Joe Gibbs Racing became infamous at Pocono for all the wrong reasons, becoming the first organization in NASCAR’s modern era of Cup racing to have its win taken away after the race. First-place finisher Denny Hamlin and runner-up Kyle Busch were both disqualified for a rule violation discovered in post-race inspection, issues on the front fascia where NASCAR Cup Series Managing Director Brad Moran claimed “there was some material that was somewhere it shouldn’t have been.”
Later this week, JGR admitted “a single piece of clear tape” was placed over each of the lower corners of the front fascia. Despite being just two inches wide and 5.5 inches long, that was enough to affect the car’s aerodynamics and have it fail inspection tolerances. The team chose not to appeal the penalty, leading to a 10-point playoff swing between Hamlin and Chase Elliott, the NASCAR points leader awarded a fourth victory this season despite not leading a single lap of the race.
Front Row Motorsports is appealing a 100-point penalty and $100,000 fine assessed after Pocono Raceway. FRM and driver Michael McDowell have been accused of running a car that modified a single-source supplied part, a no-no under the new rules surrounding the sport’s Next Gen chassis. Brad Keselowski and his RFK Racing team suffered a similar fate after Atlanta, putting him in must-win territory for the 2022 Cup Series playoffs.
Ty Gibbs will substitute for Kurt Busch a second straight week in the No. 45 23XI Racing Toyota. Busch is still recovering from concussion-like symptoms suffered after a hard wreck in Turn 3 during Pocono qualifying last weekend. In his Cup debut for the team in that race, Gibbs kept his nose clean and finished on the lead lap in 16th.
Petty GMS Motorsports announced Saturday they’ve re-signed current driver Erik Jones to a long-term deal. Jones, in his second year driving with the No. 43 team, has had a strong year, sitting 15th in points with two top-5 performances and an average finish of 17.0. That’s only slightly below his average (15.9) in his final year driving for Joe Gibbs Racing in 2020.
NASCAR by the Numbers
Laps led by the top three finishers at Pocono: Chase Elliott, Tyler Reddick and Daniel Suarez after Denny Hamlin and Kyle Busch got disqualified.
DNFs from Aric Almirola this season through 21 races. He’s the only driver to both start and finish every race this year.
Playing the Odds (Fantasy Spin)
Since there’s only one race to point to on the Indianapolis road course, your best bet is to side with those who have excelled at this track type. Chase Elliott fits the bill, the hottest driver on the circuit who has five straight results inside the top two. Runner-up at Road America earlier this month, the seven-time road course winner is seeking his first victory on a right-turn track with the Next Gen chassis. Feels like a nice time for him to check Indy off the bucket list, right?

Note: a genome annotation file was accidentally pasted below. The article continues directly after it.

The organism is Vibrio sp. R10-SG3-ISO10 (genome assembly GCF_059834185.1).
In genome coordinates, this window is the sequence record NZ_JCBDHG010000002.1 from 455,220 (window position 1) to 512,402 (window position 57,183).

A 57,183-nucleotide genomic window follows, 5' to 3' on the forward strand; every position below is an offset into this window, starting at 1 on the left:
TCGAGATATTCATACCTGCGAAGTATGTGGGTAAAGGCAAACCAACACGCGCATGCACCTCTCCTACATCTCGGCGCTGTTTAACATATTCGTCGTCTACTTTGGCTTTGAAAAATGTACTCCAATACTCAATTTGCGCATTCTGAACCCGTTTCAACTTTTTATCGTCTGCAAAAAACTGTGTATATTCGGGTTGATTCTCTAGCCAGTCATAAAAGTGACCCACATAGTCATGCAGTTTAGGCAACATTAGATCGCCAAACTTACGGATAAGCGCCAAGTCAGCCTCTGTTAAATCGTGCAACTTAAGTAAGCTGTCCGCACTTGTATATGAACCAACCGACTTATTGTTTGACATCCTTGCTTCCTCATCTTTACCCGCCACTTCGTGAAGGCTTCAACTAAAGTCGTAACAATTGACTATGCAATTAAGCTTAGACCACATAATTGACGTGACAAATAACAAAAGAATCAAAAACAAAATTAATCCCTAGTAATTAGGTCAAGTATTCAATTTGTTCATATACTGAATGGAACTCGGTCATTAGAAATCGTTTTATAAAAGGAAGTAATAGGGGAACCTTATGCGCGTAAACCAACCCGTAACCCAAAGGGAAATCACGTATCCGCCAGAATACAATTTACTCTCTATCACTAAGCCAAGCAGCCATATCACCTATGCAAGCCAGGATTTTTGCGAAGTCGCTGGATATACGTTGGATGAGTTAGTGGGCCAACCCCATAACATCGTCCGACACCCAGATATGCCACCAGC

It’s hard to argue with Ross Chastain on a road course this year. Runs of first, seventh, and fourth have him revved and ready for an IMS track where he finished a disappointing 29th last season. Add in a little extra motivation after some contact with Denny Hamlin at Pocono last week and you can expect the No. 1 Chevrolet to be running up front.
Pole-sitter Tyler Reddick will have his value reduced somewhat due to starting at the front of the field. So what? The Road America winner from earlier this month will be a hard driver to pass as he looks to put an ugly Silly Season news cycle behind him. Don’t let a ho-hum 21st from last summer fool you; the No. 8 will be one of the cars to beat all afternoon.
AJ Allmendinger qualified just 20th in his bid for two straight Indianapolis victories. That just makes the No. 16 Chevrolet driver even more attractive for your fantasy roster due to position differential points. Even a top-10 finish would be more than enough to help you cash in.
Joey Hand starts just 27th but should catch your eye as a longshot bid. The road course ringer is getting the hang of Cup, running 20th and 21st in his last two starts with a Rick Ware Racing car that struggles to simply finish inside the top 30. The price here is just too good to pass up.
While Justin Haley isn’t typically known as a road course racer, he was a surprising top-10 finisher at IMS last summer. This season, he’s posted a position differential of plus-10 in three road racing events along with two top-15 finishes. You could do worse with a No. 31 Chevrolet that’ll be one of the cheapest on the fantasy market.
What Vegas Thinks
The vegasinsider.com odds for Indy’s road course have Chase Elliott a strong favorite at +400. Kyle Larson sits next at +650 followed by Ross Chastain at +700.
Looking for a longshot? AJ Allmendinger is a surprising +2000 in his bid for two straight at IMS.
What I Think
I’m going to go with Chase Elliott to continue his recent hot streak and cash in on a road course for the first time this year. But a second win by Tyler Reddick? It wouldn’t surprise me. Watch for another surprise winner at a race they’ve got a high chance at success.
— Written by Tom Bowles, who is part of the Athlon Contributor Network and the Majority Owner of NASCAR Web site Frontstretch.com. He can be reached at firstname.lastname@example.org or on Twitter @NASCARBowles.